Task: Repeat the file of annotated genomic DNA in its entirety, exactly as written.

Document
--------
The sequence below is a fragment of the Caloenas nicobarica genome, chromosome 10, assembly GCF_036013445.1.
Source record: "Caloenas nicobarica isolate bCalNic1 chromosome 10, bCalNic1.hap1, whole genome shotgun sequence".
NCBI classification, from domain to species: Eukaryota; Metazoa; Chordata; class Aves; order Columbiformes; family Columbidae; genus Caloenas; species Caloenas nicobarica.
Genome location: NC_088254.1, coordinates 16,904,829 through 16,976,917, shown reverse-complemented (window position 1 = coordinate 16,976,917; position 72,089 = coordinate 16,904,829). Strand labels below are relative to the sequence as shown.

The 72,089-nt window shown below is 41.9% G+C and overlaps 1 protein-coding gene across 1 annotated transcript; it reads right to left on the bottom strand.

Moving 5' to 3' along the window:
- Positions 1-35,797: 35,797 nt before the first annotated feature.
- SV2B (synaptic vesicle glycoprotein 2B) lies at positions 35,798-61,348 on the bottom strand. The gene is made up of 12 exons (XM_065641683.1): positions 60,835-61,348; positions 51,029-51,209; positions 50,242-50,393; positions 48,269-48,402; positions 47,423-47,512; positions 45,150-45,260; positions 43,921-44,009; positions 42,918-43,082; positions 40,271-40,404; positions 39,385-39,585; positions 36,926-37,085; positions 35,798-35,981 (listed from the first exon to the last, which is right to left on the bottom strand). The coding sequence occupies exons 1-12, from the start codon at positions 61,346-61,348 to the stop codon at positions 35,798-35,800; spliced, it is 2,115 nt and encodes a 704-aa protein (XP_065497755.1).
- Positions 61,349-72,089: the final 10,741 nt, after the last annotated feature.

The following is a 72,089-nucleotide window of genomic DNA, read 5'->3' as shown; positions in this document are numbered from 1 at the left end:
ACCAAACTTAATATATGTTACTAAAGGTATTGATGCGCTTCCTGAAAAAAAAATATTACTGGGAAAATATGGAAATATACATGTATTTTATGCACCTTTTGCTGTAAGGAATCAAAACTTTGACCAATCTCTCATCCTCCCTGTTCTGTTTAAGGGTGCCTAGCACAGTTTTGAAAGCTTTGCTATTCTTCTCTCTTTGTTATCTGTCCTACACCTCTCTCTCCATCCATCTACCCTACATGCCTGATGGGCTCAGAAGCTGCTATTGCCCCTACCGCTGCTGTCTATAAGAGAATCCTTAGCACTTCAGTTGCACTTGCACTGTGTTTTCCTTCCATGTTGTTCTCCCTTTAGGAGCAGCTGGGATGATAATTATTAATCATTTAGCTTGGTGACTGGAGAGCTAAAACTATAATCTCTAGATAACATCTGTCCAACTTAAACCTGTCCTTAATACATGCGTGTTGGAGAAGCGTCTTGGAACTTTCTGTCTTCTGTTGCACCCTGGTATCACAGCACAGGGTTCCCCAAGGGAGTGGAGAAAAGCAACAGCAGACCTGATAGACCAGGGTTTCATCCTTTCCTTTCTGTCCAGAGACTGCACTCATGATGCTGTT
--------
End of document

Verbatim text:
The sequence below is a fragment of the Caloenas nicobarica genome, chromosome 10, assembly GCF_036013445.1.
Source record: "Caloenas nicobarica isolate bCalNic1 chromosome 10, bCalNic1.hap1, whole genome shotgun sequence".
NCBI classification, from domain to species: Eukaryota; Metazoa; Chordata; class Aves; order Columbiformes; family Columbidae; genus Caloenas; species Caloenas nicobarica.
Genome location: NC_088254.1, coordinates 16,904,829 through 16,976,917, shown reverse-complemented (window position 1 = coordinate 16,976,917; position 72,089 = coordinate 16,904,829). Strand labels below are relative to the sequence as shown.

The 72,089-nt window shown below is 41.9% G+C and overlaps 1 protein-coding gene across 1 annotated transcript; it reads right to left on the bottom strand.

Moving 5' to 3' along the window:
- Positions 1-35,797: 35,797 nt before the first annotated feature.
- SV2B (synaptic vesicle glycoprotein 2B) lies at positions 35,798-61,348 on the bottom strand. The gene is made up of 12 exons (XM_065641683.1): positions 60,835-61,348; positions 51,029-51,209; positions 50,242-50,393; positions 48,269-48,402; positions 47,423-47,512; positions 45,150-45,260; positions 43,921-44,009; positions 42,918-43,082; positions 40,271-40,404; positions 39,385-39,585; positions 36,926-37,085; positions 35,798-35,981 (listed from the first exon to the last, which is right to left on the bottom strand). The coding sequence occupies exons 1-12, from the start codon at positions 61,346-61,348 to the stop codon at positions 35,798-35,800; spliced, it is 2,115 nt and encodes a 704-aa protein (XP_065497755.1).
- Positions 61,349-72,089: the final 10,741 nt, after the last annotated feature.

The following is a 72,089-nucleotide window of genomic DNA, read 5'->3' as shown; positions in this document are numbered from 1 at the left end:
ACCAAACTTAATATATGTTACTAAAGGTATTGATGCGCTTCCTGAAAAAAAAATATTACTGGGAAAATATGGAAATATACATGTATTTTATGCACCTTTTGCTGTAAGGAATCAAAACTTTGACCAATCTCTCATCCTCCCTGTTCTGTTTAAGGGTGCCTAGCACAGTTTTGAAAGCTTTGCTATTCTTCTCTCTTTGTTATCTGTCCTACACCTCTCTCTCCATCCATCTACCCTACATGCCTGATGGGCTCAGAAGCTGCTATTGCCCCTACCGCTGCTGTCTATAAGAGAATCCTTAGCACTTCAGTTGCACTTGCACTGTGTTTTCCTTCCATGTTGTTCTCCCTTTAGGAGCAGCTGGGATGATAATTATTAATCATTTAGCTTGGTGACTGGAGAGCTAAAACTATAATCTCTAGATAACATCTGTCCAACTTAAACCTGTCCTTAATACATGCGTGTTGGAGAAGCGTCTTGGAACTTTCTGTCTTCTGTTGCACCCTGGTATCACAGCACAGGGTTCCCCAAGGGAGTGGAGAAAAGCAACAGCAGACCTGATAGACCAGGGTTTCATCCTTTCCTTTCTGTCCAGAGACTGCACTCATGATGCTGTT